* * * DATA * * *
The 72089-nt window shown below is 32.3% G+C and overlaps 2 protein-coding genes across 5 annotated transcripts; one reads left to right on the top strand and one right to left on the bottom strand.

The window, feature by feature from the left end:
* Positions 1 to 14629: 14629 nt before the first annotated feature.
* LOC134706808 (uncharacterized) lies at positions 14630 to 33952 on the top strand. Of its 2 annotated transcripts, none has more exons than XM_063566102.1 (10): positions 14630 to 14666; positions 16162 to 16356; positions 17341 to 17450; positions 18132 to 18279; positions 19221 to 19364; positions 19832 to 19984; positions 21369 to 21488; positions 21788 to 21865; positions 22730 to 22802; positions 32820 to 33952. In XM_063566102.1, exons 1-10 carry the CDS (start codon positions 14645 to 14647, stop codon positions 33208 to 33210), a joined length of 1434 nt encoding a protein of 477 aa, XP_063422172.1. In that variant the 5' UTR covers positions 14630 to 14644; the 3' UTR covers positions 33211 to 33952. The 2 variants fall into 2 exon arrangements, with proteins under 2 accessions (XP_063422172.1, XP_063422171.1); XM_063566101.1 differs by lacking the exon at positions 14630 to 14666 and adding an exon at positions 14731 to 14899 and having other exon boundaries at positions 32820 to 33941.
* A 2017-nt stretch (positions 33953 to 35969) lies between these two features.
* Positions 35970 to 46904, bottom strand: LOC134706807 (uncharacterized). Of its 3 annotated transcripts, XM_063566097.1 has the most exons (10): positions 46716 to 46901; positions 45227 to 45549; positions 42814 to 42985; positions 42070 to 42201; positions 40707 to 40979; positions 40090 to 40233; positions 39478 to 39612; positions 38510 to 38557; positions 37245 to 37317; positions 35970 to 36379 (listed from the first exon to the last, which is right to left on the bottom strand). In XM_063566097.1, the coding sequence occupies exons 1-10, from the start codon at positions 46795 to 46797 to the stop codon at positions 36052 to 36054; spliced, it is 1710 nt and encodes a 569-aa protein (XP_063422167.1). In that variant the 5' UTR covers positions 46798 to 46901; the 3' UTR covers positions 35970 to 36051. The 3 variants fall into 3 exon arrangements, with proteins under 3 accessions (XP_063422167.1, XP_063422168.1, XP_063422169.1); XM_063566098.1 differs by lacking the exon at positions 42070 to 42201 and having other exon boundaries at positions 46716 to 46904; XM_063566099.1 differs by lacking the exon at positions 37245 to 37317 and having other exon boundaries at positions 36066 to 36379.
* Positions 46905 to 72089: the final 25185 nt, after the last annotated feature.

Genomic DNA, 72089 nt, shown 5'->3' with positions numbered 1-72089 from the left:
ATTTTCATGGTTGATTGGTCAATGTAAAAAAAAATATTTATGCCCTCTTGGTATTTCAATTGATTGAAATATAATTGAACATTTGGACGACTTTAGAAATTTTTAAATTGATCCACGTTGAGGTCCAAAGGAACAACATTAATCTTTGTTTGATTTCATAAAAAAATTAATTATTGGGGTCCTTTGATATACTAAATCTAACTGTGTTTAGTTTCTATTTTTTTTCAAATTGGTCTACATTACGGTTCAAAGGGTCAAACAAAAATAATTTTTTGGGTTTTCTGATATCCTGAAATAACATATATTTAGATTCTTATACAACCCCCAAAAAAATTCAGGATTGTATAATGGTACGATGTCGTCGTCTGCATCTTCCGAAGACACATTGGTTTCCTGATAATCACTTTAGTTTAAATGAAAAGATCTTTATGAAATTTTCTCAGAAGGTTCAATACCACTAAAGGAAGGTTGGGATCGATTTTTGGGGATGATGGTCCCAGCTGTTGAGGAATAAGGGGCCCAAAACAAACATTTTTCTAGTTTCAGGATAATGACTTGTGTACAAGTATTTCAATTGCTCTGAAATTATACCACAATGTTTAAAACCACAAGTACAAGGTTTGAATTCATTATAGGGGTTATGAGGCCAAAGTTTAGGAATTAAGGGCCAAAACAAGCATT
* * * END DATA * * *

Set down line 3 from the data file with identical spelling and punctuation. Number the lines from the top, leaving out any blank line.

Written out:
* Positions 1 to 14629: 14629 nt before the first annotated feature.